Every fall, Friends of Diamond Lake “busts” buckthorn by removing plants from the lakeshore. But why?
Buckthorn was originally brought to Minnesota from Europe for use as a hedging plant. However, it was quickly discovered that these invasive plants could easily spread to natural areas through wildlife transport of seed. Invasive species crowd native plants, stripping them of sunlight and nutrients. Loss of native plants affects the habitat of birds, turtles, and other wildlife native to Diamond Lake.
Buckthorn also threatens agriculture in Minnesota. The soybean aphid uses buckthorn as a host in the winter by laying eggs in its branch crevices. After the springtime hatch, aphids gain easy access to Minnesota croplands.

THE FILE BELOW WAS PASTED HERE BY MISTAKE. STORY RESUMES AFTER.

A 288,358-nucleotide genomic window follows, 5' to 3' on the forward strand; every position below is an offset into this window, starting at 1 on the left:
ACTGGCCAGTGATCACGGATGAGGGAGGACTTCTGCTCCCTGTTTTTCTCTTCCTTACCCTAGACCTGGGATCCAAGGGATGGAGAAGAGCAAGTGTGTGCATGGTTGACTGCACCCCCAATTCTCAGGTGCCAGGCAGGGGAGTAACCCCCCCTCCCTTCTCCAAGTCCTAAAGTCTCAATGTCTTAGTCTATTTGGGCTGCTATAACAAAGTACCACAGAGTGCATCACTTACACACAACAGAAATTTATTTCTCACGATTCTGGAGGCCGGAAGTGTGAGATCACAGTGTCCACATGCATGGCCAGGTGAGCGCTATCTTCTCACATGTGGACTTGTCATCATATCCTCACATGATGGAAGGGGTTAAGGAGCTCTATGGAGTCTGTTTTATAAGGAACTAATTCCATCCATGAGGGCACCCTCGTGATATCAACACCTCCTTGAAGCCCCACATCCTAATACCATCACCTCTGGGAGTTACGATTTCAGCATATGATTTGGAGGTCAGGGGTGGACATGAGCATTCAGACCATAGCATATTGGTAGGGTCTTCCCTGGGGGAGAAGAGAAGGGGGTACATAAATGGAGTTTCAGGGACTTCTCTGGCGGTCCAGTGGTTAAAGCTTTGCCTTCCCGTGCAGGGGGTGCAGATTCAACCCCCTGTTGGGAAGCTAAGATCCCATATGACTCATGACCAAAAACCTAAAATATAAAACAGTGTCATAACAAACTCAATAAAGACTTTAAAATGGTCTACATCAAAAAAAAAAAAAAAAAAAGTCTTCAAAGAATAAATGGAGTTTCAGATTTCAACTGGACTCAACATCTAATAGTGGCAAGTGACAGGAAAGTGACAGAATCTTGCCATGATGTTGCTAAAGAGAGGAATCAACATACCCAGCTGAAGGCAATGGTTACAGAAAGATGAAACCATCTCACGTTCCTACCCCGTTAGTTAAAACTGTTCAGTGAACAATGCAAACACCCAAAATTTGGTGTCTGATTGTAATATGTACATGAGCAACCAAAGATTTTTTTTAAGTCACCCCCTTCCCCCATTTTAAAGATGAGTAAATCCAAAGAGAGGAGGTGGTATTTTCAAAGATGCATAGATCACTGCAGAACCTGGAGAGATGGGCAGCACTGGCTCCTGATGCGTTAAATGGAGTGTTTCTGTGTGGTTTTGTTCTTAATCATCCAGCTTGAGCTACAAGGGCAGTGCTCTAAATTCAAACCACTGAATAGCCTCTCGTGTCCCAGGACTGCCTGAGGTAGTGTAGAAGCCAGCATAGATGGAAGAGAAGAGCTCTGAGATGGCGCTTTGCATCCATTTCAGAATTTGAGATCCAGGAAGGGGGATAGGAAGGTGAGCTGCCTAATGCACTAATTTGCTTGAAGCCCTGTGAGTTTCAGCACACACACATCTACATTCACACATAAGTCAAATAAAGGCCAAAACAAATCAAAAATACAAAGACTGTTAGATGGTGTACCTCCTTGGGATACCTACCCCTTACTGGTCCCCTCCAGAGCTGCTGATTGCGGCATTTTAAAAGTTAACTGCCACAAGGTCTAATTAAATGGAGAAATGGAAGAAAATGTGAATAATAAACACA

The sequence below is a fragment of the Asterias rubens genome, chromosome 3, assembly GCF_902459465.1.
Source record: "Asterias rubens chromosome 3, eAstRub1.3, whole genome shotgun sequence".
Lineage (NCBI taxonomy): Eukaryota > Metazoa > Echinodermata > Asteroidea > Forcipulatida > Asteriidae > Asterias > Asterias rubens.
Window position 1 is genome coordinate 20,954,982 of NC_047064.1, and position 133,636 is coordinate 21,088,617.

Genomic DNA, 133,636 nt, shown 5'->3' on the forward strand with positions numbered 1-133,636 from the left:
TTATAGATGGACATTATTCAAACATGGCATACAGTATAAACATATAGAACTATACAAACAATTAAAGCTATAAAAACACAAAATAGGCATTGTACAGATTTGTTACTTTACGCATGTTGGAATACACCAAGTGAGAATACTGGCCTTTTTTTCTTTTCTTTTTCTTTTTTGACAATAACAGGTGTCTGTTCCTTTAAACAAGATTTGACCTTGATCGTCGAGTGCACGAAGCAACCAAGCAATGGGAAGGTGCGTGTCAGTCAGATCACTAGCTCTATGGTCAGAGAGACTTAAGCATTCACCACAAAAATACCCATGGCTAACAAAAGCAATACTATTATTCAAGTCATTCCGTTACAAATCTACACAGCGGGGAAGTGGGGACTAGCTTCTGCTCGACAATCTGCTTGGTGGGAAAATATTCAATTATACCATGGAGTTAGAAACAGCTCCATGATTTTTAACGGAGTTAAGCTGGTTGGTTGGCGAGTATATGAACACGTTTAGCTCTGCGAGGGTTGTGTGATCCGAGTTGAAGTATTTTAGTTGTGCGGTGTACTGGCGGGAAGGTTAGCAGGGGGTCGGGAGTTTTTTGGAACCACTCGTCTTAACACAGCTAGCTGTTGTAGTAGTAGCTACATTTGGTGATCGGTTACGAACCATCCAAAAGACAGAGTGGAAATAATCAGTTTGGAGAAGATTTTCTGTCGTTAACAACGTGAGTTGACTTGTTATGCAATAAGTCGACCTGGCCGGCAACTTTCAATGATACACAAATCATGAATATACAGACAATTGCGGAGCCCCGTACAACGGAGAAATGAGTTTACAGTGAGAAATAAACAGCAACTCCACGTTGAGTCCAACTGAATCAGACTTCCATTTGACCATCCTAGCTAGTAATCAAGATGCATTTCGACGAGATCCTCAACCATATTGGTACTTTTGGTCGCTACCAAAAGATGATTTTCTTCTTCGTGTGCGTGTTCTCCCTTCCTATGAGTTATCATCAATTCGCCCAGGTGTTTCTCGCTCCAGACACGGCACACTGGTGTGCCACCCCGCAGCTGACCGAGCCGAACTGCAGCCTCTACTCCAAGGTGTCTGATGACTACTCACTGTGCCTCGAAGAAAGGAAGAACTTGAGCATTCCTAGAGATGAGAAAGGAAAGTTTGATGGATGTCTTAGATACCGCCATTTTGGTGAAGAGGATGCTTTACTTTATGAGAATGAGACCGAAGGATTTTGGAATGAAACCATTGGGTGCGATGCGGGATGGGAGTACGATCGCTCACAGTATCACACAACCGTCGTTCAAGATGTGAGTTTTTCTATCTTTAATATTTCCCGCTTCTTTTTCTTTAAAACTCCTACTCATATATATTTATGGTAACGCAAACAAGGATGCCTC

Vigilance pays off!
FoDL volunteer efforts to date have been successful at keeping buckthorn in check, so in 2016, efforts will also include removal of invasive honeysuckle and grapevines.
More information is available from the Minnesota Department of Natural Resources website.
Autumn buckthorn busts are common in natural areas around the city and the state, because buckthorn often maintains green leaves longer than other plants, making it easier to identify. Buckthorn is best controlled by manual removal (pulling) and herbicides. Cutting buckthorn plants without herbicide application promotes regrowth.
The University of Minnesota Extension Service provides recommendations for buckthorn control.
Article contributed by Erin Surdo